A scrolling site works best on mobile devices, so keep your content and graphics crisp, clean and uncluttered.
Again, the most important thing you can do to generate leads is to make sure that your website has SEO. People in need of professional roofing services will start their quest by entering keywords like “roofing contractor in my area” into a search engine such as Google, Yahoo or Bing.
Google and other search engines are constantly changing their algorithms but embedding keywords into your text, adding fresh content regularly, including videos on your own website and establishing backlinks from other sites to yours will all help yours rank higher in the search results. This article from Forbes details 12 effective SEO techniques that currently work well.
If you’re not sure what keywords people will use to find your site, check out the free Google Keyword Planner tool. When you enter a search term you think people might use, you’ll get a list of other term suggestions you may not have thought of.
Keywords such as “roofing contractor” are called “short-tail” keywords and generally have a great deal of competition. By using a long-tail keyword such as “residential roofing contractors in (your city here)” you’ll have a better chance of ranking higher.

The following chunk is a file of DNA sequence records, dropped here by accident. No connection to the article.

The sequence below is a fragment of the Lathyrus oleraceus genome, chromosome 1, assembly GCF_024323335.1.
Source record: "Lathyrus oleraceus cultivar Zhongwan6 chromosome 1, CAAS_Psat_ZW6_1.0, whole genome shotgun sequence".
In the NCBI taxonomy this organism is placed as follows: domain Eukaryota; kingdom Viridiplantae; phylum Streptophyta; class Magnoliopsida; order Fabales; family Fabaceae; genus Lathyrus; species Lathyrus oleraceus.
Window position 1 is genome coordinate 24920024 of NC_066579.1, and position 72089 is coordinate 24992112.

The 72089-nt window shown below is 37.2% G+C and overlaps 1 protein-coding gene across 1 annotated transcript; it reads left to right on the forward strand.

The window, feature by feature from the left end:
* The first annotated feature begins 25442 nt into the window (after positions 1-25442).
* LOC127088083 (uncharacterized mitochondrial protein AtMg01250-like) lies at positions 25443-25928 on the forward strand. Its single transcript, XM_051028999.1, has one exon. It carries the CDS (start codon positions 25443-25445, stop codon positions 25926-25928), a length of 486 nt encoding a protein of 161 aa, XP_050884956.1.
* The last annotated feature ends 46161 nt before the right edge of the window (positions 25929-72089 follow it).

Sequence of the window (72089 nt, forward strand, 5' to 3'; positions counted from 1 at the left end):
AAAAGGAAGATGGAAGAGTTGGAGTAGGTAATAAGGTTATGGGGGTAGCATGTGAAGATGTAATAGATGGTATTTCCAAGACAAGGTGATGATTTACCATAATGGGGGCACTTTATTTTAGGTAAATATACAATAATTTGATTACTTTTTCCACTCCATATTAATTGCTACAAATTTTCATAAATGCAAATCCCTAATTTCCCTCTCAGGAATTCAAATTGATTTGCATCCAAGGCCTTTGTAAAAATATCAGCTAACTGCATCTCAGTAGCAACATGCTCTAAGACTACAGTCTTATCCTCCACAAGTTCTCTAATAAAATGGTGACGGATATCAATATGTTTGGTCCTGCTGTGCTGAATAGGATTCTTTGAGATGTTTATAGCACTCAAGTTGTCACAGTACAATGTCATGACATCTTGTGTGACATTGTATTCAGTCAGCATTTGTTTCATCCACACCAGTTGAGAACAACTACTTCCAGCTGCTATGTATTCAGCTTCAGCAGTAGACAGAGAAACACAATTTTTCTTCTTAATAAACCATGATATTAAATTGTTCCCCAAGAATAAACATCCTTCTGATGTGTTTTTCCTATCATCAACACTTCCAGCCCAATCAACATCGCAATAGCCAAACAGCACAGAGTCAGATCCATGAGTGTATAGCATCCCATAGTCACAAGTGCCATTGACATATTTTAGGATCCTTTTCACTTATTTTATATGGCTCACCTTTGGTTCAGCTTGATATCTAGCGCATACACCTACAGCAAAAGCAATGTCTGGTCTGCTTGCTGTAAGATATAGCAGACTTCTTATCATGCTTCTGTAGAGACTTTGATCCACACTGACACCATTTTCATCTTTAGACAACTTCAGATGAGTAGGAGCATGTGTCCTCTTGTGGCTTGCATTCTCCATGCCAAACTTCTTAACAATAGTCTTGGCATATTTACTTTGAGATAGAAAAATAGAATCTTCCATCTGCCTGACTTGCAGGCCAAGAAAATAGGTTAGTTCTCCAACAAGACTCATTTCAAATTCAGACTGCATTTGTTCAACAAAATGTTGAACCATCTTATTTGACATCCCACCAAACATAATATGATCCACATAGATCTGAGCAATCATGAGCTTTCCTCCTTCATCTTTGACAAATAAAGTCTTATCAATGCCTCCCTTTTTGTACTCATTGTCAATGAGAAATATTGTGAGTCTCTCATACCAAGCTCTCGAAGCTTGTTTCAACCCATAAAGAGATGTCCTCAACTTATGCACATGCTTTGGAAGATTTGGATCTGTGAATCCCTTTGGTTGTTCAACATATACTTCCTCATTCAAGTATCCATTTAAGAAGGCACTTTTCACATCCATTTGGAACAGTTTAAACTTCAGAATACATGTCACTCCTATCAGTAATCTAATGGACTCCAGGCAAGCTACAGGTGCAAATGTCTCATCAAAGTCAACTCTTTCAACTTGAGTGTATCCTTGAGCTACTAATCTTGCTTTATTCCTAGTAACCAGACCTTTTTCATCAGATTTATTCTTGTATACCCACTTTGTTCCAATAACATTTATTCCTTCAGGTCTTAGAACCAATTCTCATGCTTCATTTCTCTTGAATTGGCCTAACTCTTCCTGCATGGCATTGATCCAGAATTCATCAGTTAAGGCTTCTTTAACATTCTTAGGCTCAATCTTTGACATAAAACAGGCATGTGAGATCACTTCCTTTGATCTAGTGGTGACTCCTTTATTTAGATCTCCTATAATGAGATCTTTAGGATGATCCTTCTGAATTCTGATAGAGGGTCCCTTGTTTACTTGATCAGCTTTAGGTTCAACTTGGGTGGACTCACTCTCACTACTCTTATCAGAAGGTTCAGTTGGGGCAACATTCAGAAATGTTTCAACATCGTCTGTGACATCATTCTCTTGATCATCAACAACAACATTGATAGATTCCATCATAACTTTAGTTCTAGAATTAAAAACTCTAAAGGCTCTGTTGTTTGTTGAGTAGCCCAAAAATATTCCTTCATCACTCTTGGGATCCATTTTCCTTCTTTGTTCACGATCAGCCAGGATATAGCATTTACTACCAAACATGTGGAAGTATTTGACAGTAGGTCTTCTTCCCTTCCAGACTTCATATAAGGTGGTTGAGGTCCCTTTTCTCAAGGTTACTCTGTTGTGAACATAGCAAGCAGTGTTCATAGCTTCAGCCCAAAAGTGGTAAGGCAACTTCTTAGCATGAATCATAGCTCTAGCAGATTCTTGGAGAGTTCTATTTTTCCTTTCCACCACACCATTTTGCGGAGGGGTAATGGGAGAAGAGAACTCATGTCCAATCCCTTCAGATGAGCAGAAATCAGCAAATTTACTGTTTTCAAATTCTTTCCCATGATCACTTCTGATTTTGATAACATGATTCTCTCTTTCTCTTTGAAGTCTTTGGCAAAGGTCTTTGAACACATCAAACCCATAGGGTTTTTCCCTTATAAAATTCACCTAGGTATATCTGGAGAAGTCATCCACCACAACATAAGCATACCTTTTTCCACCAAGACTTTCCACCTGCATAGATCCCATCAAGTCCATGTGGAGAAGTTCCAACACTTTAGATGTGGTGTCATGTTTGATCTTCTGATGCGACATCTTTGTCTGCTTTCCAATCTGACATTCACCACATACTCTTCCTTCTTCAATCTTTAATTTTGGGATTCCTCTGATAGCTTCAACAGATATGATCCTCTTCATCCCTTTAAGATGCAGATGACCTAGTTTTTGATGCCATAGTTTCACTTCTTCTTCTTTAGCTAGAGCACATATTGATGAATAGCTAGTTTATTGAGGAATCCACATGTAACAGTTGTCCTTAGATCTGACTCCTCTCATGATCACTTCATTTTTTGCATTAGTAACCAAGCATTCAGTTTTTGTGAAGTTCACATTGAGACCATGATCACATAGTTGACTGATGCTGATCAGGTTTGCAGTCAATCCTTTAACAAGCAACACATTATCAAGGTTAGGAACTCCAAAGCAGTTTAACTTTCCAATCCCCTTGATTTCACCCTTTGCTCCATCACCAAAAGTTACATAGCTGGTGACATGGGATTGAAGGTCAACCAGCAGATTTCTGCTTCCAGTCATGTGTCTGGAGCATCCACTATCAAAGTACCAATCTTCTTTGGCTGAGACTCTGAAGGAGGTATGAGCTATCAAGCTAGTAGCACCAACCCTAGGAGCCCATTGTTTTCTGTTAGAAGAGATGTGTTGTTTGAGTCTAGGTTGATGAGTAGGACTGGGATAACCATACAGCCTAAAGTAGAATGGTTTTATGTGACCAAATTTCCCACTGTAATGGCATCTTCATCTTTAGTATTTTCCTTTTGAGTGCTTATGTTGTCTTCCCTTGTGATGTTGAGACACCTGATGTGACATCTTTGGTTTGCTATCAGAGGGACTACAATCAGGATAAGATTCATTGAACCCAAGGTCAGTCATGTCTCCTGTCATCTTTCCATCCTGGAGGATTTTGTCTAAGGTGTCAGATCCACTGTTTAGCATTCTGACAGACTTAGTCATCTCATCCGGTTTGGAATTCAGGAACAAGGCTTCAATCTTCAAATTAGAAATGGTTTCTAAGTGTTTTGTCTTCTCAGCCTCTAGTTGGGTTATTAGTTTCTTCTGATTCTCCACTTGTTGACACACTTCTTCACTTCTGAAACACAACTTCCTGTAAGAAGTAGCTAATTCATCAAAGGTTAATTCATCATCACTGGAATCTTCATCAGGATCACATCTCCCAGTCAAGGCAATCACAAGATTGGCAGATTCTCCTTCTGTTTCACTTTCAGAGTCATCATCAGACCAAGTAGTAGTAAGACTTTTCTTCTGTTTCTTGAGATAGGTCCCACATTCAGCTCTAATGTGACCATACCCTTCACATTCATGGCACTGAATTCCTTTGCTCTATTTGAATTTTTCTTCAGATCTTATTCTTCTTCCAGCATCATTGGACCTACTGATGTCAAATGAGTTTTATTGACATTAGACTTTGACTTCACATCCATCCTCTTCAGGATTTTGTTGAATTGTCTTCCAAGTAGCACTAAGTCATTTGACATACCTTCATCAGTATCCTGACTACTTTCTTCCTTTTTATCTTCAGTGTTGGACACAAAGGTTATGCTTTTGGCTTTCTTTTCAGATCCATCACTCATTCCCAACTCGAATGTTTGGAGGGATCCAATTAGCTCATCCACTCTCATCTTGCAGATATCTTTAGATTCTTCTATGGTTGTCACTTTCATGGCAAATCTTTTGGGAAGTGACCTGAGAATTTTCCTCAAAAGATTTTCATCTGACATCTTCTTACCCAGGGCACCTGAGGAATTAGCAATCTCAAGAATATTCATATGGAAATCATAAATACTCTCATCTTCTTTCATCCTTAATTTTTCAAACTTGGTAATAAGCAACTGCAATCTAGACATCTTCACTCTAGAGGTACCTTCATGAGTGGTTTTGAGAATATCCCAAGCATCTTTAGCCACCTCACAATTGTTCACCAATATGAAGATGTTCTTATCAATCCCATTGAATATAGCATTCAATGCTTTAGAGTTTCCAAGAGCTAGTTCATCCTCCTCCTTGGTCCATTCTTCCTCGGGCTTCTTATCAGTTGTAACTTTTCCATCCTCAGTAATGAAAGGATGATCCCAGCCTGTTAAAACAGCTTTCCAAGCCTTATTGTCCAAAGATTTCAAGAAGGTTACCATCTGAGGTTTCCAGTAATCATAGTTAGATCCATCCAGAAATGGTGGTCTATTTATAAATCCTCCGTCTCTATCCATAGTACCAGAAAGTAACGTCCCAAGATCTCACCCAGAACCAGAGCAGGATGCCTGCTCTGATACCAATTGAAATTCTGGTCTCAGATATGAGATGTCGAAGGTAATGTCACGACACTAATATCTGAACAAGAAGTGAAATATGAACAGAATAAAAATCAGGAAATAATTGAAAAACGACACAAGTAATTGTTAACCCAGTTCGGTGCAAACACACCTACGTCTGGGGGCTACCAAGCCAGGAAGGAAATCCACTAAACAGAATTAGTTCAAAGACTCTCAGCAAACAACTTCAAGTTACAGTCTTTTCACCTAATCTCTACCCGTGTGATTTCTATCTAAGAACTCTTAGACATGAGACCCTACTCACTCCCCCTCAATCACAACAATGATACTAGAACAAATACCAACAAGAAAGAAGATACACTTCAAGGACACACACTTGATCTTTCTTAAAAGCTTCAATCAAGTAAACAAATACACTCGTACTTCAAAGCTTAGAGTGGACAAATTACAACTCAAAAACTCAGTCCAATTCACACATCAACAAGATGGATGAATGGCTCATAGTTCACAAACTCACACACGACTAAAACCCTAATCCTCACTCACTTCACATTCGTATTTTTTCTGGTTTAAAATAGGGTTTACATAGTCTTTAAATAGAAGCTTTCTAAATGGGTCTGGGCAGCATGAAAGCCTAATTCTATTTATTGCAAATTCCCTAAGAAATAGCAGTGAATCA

Learn more with John Jantsch’s primer on keyword research specifically for small business.
While blog posts themselves don’t generate a lot of direct leads, blogging can be one of the most effective ways to drive traffic (leads) to your website, especially if you host your blog on your own website, which is highly recommended. Because Google and other search engines seek out and reward fresh content with higher rankings, writing keyword-laden blog articles on a regular basis can attract a lot of qualified prospects to your site. Think of blogging and SEO as partners in profit!Every time you write a blog post, you can, and should, promote it on Twitter, LinkedIn and Facebook. Services like Hootsuite, Buffer and Sprout Social make it easy to co-ordinate and manage your social media platforms from a single dashboard. It’s been shown that longer blog articles work best for SEO purposes. Aim for a minimum of 1350 words per post but make the content easy for readers to absorb and relevant to your business. Break up the text with subheads; include lists, infographics, images or embedded videos; and use fonts that are pleasing to the eye. Incorporate links to areas of your own website that correspond to the article’s content. Invite visitors to comment and acknowledge them when they do.
3. Social Media.